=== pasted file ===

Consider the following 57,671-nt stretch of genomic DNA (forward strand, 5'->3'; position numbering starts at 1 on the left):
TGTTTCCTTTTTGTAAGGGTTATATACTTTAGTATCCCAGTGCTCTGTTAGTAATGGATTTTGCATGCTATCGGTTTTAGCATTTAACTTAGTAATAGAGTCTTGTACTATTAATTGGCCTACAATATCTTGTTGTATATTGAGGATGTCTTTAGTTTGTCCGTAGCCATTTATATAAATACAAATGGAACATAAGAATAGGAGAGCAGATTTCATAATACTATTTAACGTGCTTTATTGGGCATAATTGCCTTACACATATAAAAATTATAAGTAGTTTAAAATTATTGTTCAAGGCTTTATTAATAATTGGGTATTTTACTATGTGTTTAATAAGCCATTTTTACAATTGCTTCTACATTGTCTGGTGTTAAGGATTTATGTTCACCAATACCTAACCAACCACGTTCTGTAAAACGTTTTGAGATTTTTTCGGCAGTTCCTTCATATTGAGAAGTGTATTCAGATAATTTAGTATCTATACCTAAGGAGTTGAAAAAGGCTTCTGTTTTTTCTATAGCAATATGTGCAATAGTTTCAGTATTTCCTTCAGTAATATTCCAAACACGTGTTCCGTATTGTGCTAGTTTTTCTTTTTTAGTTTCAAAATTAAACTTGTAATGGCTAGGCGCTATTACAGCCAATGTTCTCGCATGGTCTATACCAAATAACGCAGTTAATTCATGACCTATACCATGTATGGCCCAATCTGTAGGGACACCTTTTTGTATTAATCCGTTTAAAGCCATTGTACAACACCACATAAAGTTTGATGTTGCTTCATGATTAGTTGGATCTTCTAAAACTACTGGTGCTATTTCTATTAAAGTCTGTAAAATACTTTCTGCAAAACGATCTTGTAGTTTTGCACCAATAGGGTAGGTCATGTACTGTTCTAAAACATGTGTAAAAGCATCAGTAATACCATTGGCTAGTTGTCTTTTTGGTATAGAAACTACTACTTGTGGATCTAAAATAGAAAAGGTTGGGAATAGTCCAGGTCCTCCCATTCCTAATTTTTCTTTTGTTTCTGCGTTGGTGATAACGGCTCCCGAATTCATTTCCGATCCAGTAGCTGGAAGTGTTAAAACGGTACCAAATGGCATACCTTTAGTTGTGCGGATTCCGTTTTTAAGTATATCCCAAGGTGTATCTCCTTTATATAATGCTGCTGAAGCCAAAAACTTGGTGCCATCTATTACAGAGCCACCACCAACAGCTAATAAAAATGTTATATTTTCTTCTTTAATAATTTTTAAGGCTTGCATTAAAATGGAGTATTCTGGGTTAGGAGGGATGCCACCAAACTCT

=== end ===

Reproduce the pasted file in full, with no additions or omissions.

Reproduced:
Consider the following 57,671-nt stretch of genomic DNA (forward strand, 5'->3'; position numbering starts at 1 on the left):
TGTTTCCTTTTTGTAAGGGTTATATACTTTAGTATCCCAGTGCTCTGTTAGTAATGGATTTTGCATGCTATCGGTTTTAGCATTTAACTTAGTAATAGAGTCTTGTACTATTAATTGGCCTACAATATCTTGTTGTATATTGAGGATGTCTTTAGTTTGTCCGTAGCCATTTATATAAATACAAATGGAACATAAGAATAGGAGAGCAGATTTCATAATACTATTTAACGTGCTTTATTGGGCATAATTGCCTTACACATATAAAAATTATAAGTAGTTTAAAATTATTGTTCAAGGCTTTATTAATAATTGGGTATTTTACTATGTGTTTAATAAGCCATTTTTACAATTGCTTCTACATTGTCTGGTGTTAAGGATTTATGTTCACCAATACCTAACCAACCACGTTCTGTAAAACGTTTTGAGATTTTTTCGGCAGTTCCTTCATATTGAGAAGTGTATTCAGATAATTTAGTATCTATACCTAAGGAGTTGAAAAAGGCTTCTGTTTTTTCTATAGCAATATGTGCAATAGTTTCAGTATTTCCTTCAGTAATATTCCAAACACGTGTTCCGTATTGTGCTAGTTTTTCTTTTTTAGTTTCAAAATTAAACTTGTAATGGCTAGGCGCTATTACAGCCAATGTTCTCGCATGGTCTATACCAAATAACGCAGTTAATTCATGACCTATACCATGTATGGCCCAATCTGTAGGGACACCTTTTTGTATTAATCCGTTTAAAGCCATTGTACAACACCACATAAAGTTTGATGTTGCTTCATGATTAGTTGGATCTTCTAAAACTACTGGTGCTATTTCTATTAAAGTCTGTAAAATACTTTCTGCAAAACGATCTTGTAGTTTTGCACCAATAGGGTAGGTCATGTACTGTTCTAAAACATGTGTAAAAGCATCAGTAATACCATTGGCTAGTTGTCTTTTTGGTATAGAAACTACTACTTGTGGATCTAAAATAGAAAAGGTTGGGAATAGTCCAGGTCCTCCCATTCCTAATTTTTCTTTTGTTTCTGCGTTGGTGATAACGGCTCCCGAATTCATTTCCGATCCAGTAGCTGGAAGTGTTAAAACGGTACCAAATGGCATACCTTTAGTTGTGCGGATTCCGTTTTTAAGTATATCCCAAGGTGTATCTCCTTTATATAATGCTGCTGAAGCCAAAAACTTGGTGCCATCTATTACAGAGCCACCACCAACAGCTAATAAAAATGTTATATTTTCTTCTTTAATAATTTTTAAGGCTTGCATTAAAATGGAGTATTCTGGGTTAGGAGGGATGCCACCAAACTCT